My Solitaire Experience
October 24, 2010
The game of solitaire is no doubt one of those games that gets shot down just because of all the games available out there especially to gamers. Even when it comes to card games it is often underrated just because we dont have long lines at the casinos for people wanting to play this game.
But for an old school person such as myself, I relish its simplicity, and sometimes it acts as a way to clear my mind.
It’s definitely a game of patience, but mostly a game to just calm you down a bit. Heck, Solitaire is also called Patience in different parts of the United States, just not here in Michigan where I am.
But honestly, especially because we definitely live in more hectic, stressed, and busy times, sometimes a game of solitaire is just what we need to get us back to a more calm state of mind. And I still contend it’s defintely one of the more nice games out there. It’s a classic!
I’ve recently come back to this game only because I honestly don’t play that much anymore, but I found myself just wanting to relax the other day, and lo and behold I came back to solitaire. If you don’t know what solitaire is and how to play, first off I would have to ask where you’ve been, second thing is that I would implore you to go and play right away.
There are many different variations to solitaire which makes it suitable to many people. In fact, you don’t really need a deck of cards because most laptops and computers already come loaded with games such as solitaire. The variation that is the most classic of them all is actually a solitaire game called Klondike, but which most people refer to as just solitaire.
In the image above, this is what we call the initial layout. The setup is quite easy. From a deck of 52 cards, you take the first card and lay it face up, then dealing from left to right, you place the next six cards face down. Then you start with the second column, with that card face up and the remaining 5 columns with the face cards down (again dealing from left to right). You continue in this manner until you get the setup shown above.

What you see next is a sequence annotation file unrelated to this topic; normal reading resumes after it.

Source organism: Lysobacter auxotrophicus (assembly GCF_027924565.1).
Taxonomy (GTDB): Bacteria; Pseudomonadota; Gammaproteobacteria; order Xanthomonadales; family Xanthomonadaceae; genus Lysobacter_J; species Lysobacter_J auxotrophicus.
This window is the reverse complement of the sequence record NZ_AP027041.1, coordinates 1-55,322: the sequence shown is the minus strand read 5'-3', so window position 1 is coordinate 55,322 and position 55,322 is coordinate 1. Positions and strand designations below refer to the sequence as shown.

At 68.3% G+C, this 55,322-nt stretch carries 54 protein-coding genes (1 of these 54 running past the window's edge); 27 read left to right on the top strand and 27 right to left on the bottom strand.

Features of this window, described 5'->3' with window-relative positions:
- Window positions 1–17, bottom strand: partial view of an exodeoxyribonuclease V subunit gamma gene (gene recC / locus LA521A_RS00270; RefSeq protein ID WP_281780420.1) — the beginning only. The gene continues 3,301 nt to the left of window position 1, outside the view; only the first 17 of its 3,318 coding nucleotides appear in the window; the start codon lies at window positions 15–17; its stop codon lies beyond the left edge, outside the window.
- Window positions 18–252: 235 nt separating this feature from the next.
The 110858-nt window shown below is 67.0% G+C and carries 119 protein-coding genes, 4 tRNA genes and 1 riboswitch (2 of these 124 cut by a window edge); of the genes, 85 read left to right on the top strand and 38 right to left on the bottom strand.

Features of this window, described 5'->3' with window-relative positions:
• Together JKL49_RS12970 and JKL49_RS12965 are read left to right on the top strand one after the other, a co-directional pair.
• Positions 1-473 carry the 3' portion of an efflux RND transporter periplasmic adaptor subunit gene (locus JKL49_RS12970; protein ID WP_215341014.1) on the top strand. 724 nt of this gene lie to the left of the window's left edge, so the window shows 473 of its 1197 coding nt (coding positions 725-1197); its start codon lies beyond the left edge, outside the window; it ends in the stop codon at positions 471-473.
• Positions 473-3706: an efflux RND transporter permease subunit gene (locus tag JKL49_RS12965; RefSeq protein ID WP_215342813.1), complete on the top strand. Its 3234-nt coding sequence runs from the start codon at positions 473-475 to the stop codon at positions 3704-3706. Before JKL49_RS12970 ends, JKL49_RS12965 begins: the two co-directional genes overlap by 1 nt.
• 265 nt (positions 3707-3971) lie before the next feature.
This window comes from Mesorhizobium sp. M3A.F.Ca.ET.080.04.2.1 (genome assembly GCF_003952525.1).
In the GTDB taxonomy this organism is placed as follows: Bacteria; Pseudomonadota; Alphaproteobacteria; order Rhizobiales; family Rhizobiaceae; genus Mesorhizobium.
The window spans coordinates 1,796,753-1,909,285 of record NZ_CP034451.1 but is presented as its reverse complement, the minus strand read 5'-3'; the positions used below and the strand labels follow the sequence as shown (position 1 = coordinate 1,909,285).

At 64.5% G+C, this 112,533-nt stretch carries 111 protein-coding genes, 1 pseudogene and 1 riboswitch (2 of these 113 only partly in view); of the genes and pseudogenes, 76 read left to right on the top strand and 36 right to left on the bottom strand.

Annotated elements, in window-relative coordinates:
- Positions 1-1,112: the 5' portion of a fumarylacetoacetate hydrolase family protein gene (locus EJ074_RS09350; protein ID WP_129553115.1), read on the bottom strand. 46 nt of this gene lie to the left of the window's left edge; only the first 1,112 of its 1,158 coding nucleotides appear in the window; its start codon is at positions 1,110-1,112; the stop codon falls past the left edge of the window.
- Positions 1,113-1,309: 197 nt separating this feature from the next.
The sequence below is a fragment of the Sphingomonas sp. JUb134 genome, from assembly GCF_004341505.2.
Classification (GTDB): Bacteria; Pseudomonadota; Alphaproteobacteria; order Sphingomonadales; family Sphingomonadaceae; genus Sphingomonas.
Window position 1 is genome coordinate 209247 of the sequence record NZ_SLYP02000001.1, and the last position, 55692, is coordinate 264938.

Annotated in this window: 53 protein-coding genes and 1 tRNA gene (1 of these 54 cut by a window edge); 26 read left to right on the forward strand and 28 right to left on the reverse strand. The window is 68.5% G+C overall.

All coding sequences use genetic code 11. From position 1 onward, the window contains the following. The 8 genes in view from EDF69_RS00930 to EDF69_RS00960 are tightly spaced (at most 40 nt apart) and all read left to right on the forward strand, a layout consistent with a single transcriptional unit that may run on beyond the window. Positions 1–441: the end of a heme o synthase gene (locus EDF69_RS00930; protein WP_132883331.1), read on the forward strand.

What you see in the upper right corner are your foundations which become the receptacle for the four suits of cards (hearts, spades, diamonds, clubs). Each foundation must start with the Ace then move higher up to the King. When you have filled up these foundations according to the suits, then you have won the game.
During game play, what you see in the upper left corner is where the rest of the cards are placed (those which have not been used yet for the initial layout). You deal in groups of three, such as what you see in the image above. This is the traditional way of dealing and playing Solitaire, and by far, in my opinion is the hardest. Dealing by groups of three is hard, because you don’t get to use all the cards for game play right away, and can only use the top card when it is dealt, thus the two cards below the top card cannot be used, unless the top card is used first. Usually, you are able to deal indefinitely, in groups of three, until you have either won or there are no more moves to make and in which case you have lost.
But as I said, even the classic solitaire has variations, and usually these variations deal with how you deal the cards in the upper left corner to use during game play. These variations include dealing the cards one by one, having unlimited passes through the deck, limiting the passes to just one, etc.
ACTUAL GAME PLAY
The actual game play itself is pretty straightforward. The point is to basically build piles that are in sequential order but in order of alternating colors. You can move parts of a pile or entire piles provided that it fits the sequential order and are still of alternating colors. You can move piles into empty spaces provided that it contains a King as the base of the pile.
You continue in the manner of dealing in groups of three, filling up the foundations starting with the Ace, positioning your piles to sequential orders of cards that are alternating in color.
In the picture above, this is usually the point where the game is certain, and you basically know that you have already won. This is by far the most fun turning point in the game since you start filling up your foundations in terms of suits. You need not think of your moves any longer since at this point it’s just a matter of route and you’ve won already.
Hard to explain, but definitely easy to play. Sometimes, all these games out there, the more new and very realistic games out there, the role playing games, and others, they really can be too stimulating when sometimes all you need is something to relax you. The great thing about Solitaire is that you can easily pick it up anytime and most games don’t take too long, which is another reason why it’s a flexible way to get your game fix.
Honestly, there really are a number of positives to playing a game of solitaire, or maybe I’m just too old school for my own good, whatever it is, I’m hoping I’ve converted a few of the readers out there, or maybe I’ve reminded some of you just how fun it can be to play.
Nick is Rochelleâ€™s fiance. A blogger, Filipino, engineer, financial adviser, former business owner, and a lover of life. He loves to read, meditate, listen to classical music, and talk current events. Boring to most, interesting to a few.